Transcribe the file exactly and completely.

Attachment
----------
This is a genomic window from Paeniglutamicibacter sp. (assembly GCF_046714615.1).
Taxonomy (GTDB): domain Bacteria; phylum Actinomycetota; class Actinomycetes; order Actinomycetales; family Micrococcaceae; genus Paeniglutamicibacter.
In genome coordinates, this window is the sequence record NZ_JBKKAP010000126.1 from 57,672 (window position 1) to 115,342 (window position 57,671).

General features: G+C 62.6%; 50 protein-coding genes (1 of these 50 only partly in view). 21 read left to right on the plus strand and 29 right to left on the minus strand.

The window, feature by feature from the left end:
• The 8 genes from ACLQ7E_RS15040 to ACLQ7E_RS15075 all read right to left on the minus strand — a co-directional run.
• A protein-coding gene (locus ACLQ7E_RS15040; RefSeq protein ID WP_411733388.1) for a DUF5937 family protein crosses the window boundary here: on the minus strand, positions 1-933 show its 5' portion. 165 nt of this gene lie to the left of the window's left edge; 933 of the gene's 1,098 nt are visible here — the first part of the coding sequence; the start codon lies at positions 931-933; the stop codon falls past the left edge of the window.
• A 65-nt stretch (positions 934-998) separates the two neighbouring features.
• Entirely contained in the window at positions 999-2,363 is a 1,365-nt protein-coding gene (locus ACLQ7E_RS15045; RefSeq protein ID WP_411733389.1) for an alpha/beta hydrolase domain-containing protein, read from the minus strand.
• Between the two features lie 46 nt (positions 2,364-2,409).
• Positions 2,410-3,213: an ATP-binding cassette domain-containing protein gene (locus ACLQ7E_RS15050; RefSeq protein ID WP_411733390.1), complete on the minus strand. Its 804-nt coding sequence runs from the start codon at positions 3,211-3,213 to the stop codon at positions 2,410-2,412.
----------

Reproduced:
This is a genomic window from Paeniglutamicibacter sp. (assembly GCF_046714615.1).
Taxonomy (GTDB): domain Bacteria; phylum Actinomycetota; class Actinomycetes; order Actinomycetales; family Micrococcaceae; genus Paeniglutamicibacter.
In genome coordinates, this window is the sequence record NZ_JBKKAP010000126.1 from 57,672 (window position 1) to 115,342 (window position 57,671).

General features: G+C 62.6%; 50 protein-coding genes (1 of these 50 only partly in view). 21 read left to right on the plus strand and 29 right to left on the minus strand.

The window, feature by feature from the left end:
• The 8 genes from ACLQ7E_RS15040 to ACLQ7E_RS15075 all read right to left on the minus strand — a co-directional run.
• A protein-coding gene (locus ACLQ7E_RS15040; RefSeq protein ID WP_411733388.1) for a DUF5937 family protein crosses the window boundary here: on the minus strand, positions 1-933 show its 5' portion. 165 nt of this gene lie to the left of the window's left edge; 933 of the gene's 1,098 nt are visible here — the first part of the coding sequence; the start codon lies at positions 931-933; the stop codon falls past the left edge of the window.
• A 65-nt stretch (positions 934-998) separates the two neighbouring features.
• Entirely contained in the window at positions 999-2,363 is a 1,365-nt protein-coding gene (locus ACLQ7E_RS15045; RefSeq protein ID WP_411733389.1) for an alpha/beta hydrolase domain-containing protein, read from the minus strand.
• Between the two features lie 46 nt (positions 2,364-2,409).
• Positions 2,410-3,213: an ATP-binding cassette domain-containing protein gene (locus ACLQ7E_RS15050; RefSeq protein ID WP_411733390.1), complete on the minus strand. Its 804-nt coding sequence runs from the start codon at positions 3,211-3,213 to the stop codon at positions 2,410-2,412.